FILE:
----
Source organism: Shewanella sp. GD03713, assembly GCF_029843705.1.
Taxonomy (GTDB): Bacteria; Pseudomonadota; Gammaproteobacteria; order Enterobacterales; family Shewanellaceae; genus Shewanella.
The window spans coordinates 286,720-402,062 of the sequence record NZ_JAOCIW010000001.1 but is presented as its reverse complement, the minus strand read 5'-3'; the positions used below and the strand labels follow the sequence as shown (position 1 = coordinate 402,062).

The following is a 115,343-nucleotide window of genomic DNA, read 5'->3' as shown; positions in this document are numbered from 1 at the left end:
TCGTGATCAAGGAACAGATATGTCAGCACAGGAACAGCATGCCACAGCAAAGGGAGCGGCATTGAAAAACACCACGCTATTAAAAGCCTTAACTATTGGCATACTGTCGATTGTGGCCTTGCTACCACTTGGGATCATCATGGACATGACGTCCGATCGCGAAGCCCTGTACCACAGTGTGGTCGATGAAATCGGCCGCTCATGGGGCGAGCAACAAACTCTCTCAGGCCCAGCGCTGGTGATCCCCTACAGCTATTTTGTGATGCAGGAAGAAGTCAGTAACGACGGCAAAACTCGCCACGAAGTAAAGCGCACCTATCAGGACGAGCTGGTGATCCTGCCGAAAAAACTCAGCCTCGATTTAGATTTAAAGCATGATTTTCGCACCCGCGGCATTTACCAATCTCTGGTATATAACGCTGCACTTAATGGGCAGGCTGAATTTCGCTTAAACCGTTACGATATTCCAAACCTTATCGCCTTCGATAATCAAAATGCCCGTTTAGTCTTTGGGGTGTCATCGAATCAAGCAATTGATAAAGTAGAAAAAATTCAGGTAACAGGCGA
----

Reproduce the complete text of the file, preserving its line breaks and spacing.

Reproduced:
Source organism: Shewanella sp. GD03713, assembly GCF_029843705.1.
Taxonomy (GTDB): Bacteria; Pseudomonadota; Gammaproteobacteria; order Enterobacterales; family Shewanellaceae; genus Shewanella.
The window spans coordinates 286,720-402,062 of the sequence record NZ_JAOCIW010000001.1 but is presented as its reverse complement, the minus strand read 5'-3'; the positions used below and the strand labels follow the sequence as shown (position 1 = coordinate 402,062).

The following is a 115,343-nucleotide window of genomic DNA, read 5'->3' as shown; positions in this document are numbered from 1 at the left end:
TCGTGATCAAGGAACAGATATGTCAGCACAGGAACAGCATGCCACAGCAAAGGGAGCGGCATTGAAAAACACCACGCTATTAAAAGCCTTAACTATTGGCATACTGTCGATTGTGGCCTTGCTACCACTTGGGATCATCATGGACATGACGTCCGATCGCGAAGCCCTGTACCACAGTGTGGTCGATGAAATCGGCCGCTCATGGGGCGAGCAACAAACTCTCTCAGGCCCAGCGCTGGTGATCCCCTACAGCTATTTTGTGATGCAGGAAGAAGTCAGTAACGACGGCAAAACTCGCCACGAAGTAAAGCGCACCTATCAGGACGAGCTGGTGATCCTGCCGAAAAAACTCAGCCTCGATTTAGATTTAAAGCATGATTTTCGCACCCGCGGCATTTACCAATCTCTGGTATATAACGCTGCACTTAATGGGCAGGCTGAATTTCGCTTAAACCGTTACGATATTCCAAACCTTATCGCCTTCGATAATCAAAATGCCCGTTTAGTCTTTGGGGTGTCATCGAATCAAGCAATTGATAAAGTAGAAAAAATTCAGGTAACAGGCGA